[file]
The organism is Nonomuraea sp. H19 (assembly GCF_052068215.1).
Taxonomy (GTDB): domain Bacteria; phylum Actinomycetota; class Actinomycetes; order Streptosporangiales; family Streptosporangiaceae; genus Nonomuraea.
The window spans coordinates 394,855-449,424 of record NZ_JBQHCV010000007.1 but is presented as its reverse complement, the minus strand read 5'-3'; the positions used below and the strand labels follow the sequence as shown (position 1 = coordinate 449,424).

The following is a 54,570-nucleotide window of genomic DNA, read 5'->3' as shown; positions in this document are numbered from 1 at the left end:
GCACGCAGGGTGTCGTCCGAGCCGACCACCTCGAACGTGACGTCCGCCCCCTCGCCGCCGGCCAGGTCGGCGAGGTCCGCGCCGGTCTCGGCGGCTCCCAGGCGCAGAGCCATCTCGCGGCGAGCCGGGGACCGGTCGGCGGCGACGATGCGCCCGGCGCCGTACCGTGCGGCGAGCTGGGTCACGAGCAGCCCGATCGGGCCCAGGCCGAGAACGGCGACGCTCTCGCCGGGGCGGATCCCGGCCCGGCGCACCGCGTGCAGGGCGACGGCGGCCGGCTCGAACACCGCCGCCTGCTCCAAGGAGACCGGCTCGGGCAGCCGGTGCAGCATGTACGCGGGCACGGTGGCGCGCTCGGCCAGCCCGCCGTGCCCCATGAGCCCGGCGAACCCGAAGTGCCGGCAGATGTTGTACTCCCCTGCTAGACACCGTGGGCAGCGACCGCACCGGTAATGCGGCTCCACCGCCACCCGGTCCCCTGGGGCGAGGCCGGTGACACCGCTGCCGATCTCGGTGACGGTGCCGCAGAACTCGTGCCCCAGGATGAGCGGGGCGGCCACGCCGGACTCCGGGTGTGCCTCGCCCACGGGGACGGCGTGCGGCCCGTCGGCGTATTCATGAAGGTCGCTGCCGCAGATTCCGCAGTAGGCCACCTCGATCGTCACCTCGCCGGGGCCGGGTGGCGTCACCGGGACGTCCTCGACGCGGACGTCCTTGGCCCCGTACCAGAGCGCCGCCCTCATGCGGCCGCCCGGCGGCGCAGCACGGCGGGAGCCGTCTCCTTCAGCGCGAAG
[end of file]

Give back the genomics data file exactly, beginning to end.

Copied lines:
The organism is Nonomuraea sp. H19 (assembly GCF_052068215.1).
Taxonomy (GTDB): domain Bacteria; phylum Actinomycetota; class Actinomycetes; order Streptosporangiales; family Streptosporangiaceae; genus Nonomuraea.
The window spans coordinates 394,855-449,424 of record NZ_JBQHCV010000007.1 but is presented as its reverse complement, the minus strand read 5'-3'; the positions used below and the strand labels follow the sequence as shown (position 1 = coordinate 449,424).

The following is a 54,570-nucleotide window of genomic DNA, read 5'->3' as shown; positions in this document are numbered from 1 at the left end:
GCACGCAGGGTGTCGTCCGAGCCGACCACCTCGAACGTGACGTCCGCCCCCTCGCCGCCGGCCAGGTCGGCGAGGTCCGCGCCGGTCTCGGCGGCTCCCAGGCGCAGAGCCATCTCGCGGCGAGCCGGGGACCGGTCGGCGGCGACGATGCGCCCGGCGCCGTACCGTGCGGCGAGCTGGGTCACGAGCAGCCCGATCGGGCCCAGGCCGAGAACGGCGACGCTCTCGCCGGGGCGGATCCCGGCCCGGCGCACCGCGTGCAGGGCGACGGCGGCCGGCTCGAACACCGCCGCCTGCTCCAAGGAGACCGGCTCGGGCAGCCGGTGCAGCATGTACGCGGGCACGGTGGCGCGCTCGGCCAGCCCGCCGTGCCCCATGAGCCCGGCGAACCCGAAGTGCCGGCAGATGTTGTACTCCCCTGCTAGACACCGTGGGCAGCGACCGCACCGGTAATGCGGCTCCACCGCCACCCGGTCCCCTGGGGCGAGGCCGGTGACACCGCTGCCGATCTCGGTGACGGTGCCGCAGAACTCGTGCCCCAGGATGAGCGGGGCGGCCACGCCGGACTCCGGGTGTGCCTCGCCCACGGGGACGGCGTGCGGCCCGTCGGCGTATTCATGAAGGTCGCTGCCGCAGATTCCGCAGTAGGCCACCTCGATCGTCACCTCGCCGGGGCCGGGTGGCGTCACCGGGACGTCCTCGACGCGGACGTCCTTGGCCCCGTACCAGAGCGCCGCCCTCATGCGGCCGCCCGGCGGCGCAGCACGGCGGGAGCCGTCTCCTTCAGCGCGAAG